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​by Hamed Alam, 2Y 2018

Over the past year or so, the Kellogg experience has given me more than I ever imagined, such as the opportunity to make the brightest and most humble lifelong friends, many of whom I was lucky to have beside me at my wedding this past May. Yet, the Kellogg experience continues to exceed my high expectations.

The opportunity that will likely serve as one the greatest highlights of my time at Kellogg came to me a few weeks ago, the opportunity to meet Warren Buffett in Omaha. I’m sure it will be an experience I will never forget!

Kellogg students are preparing to meet Warren Buffett

To many, Warren Buffett is known for pioneering the world of business and investing. To me, he’s simply one of the best thinkers, regardless of the subject matter, and philanthropists the world has ever seen. In fact, Northwestern University itself has been fortunate to have benefited from the Buffett family’s generosity with the Buffett Institute for Global Studies.

Today, Warren is around 87 years “young” and has amassed a “small” fortune of more than $80 billion! Yet, he remains one of the most humble and energetic people in the business world. I recall one of Warren’s famous quotes: “It’s better to hang out with people better than you. Pick out associates whose behavior is better than yours and you’ll drift in that direction.” So, on Friday, 20 Kellogg students will be doing just that when we have the privilege to spend a day with Warren at Berkshire Hathaway.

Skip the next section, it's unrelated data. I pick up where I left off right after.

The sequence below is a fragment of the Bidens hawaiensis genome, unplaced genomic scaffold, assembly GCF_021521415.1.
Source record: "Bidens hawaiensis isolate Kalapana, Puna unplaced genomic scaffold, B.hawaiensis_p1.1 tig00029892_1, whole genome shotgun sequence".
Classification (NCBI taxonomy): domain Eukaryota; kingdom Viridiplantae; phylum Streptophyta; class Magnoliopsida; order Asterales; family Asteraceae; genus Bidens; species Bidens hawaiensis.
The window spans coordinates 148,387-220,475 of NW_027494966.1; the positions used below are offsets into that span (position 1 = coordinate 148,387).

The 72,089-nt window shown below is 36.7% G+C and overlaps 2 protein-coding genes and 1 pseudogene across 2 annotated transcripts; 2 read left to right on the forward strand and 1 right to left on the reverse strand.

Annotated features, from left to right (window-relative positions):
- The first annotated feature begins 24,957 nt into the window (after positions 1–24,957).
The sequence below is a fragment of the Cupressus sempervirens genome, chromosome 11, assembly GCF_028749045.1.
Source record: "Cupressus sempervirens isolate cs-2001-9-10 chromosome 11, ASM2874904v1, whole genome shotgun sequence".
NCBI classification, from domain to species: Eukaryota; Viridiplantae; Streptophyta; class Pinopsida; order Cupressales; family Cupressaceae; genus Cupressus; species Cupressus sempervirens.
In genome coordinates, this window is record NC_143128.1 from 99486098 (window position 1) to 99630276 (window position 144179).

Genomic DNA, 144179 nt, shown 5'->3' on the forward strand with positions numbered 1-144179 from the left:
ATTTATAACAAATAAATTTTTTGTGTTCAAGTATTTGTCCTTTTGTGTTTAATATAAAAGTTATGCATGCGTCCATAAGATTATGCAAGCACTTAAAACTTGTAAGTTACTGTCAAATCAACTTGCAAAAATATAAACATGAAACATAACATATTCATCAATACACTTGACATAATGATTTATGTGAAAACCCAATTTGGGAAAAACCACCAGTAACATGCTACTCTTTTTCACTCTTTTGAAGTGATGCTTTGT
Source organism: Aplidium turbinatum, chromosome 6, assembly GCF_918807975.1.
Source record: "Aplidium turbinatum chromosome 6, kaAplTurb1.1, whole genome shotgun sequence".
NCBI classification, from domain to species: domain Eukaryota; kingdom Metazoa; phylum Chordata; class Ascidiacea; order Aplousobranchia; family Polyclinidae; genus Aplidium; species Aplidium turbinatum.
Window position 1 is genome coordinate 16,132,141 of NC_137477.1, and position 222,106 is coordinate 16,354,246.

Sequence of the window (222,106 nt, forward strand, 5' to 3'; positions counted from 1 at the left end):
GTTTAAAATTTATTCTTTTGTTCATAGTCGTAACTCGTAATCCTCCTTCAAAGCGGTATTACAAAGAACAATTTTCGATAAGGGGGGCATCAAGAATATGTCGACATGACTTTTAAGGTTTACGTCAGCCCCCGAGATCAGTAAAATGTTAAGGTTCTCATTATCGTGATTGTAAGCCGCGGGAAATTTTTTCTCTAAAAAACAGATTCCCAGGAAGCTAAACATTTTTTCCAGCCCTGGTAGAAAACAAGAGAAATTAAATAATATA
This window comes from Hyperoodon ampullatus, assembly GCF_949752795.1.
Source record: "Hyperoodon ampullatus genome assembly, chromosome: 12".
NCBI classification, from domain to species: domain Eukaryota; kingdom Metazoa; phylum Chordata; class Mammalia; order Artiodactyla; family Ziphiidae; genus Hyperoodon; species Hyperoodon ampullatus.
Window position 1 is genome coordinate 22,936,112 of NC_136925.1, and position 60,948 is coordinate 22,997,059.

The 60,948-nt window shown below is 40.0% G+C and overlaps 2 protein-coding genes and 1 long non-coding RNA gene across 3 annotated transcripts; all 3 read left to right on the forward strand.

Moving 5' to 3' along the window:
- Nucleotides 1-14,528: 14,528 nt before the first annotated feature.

Now, while we are in Omaha, we are also hoping to grab a meal at the infamous Gorat Steakhouse, (known as Warren’s favorite steakhouse). If we are lucky, we may even be able to enjoy an ice cream or two at Dairy Queen, where the billionaire has been known to be a regular customer (and subsequent owner) for many decades.

On a more serious note, it goes without saying that all Kellogg students have a ton to learn from Warren’s remarkable life history as we look forward in our careers and lives. I can think of countless questions to ask Warren. Would he still pursue an investment career, if he was in his 20s or 30s, today? How has his “circle of competence” evolved over the decades? Why partner with the Bill & Melinda Gates Foundation to distribute his fortune over the coming decades, instead of starting his own foundation, like many fortunate individuals have? What does he read regularly? What topics does he want to learn more about? Does he somehow still find eight hours in his week to play his favorite game (bridge)? And so on…

Warren once famously said, “What we learn from history is that people don’t learn from history.” Taking that in mind, when asked to pose Warren a question for the meeting, I have asked:

“Warren, over the years you’ve talked about the role mentors, such as Ben Graham, have played in your life. I was wondering, who are some of the historical figures in and outside of the investment world that have taught you invaluable lessons and have shaped your thinking in investing and philanthropy?”

Let’s see what Warren has to say! If I can get an answer to just that question alone, I will consider myself extremely lucky.

Right, before I go on for too long, I still cannot believe on Friday I will be meeting a person who continues to greatly shape my thinking about the world. I look forward to informing you about some of the Omaha highlights in my next post.

Thank you to Warren, Berkshire Hathaway and the Kellogg Community for an opportunity of a lifetime.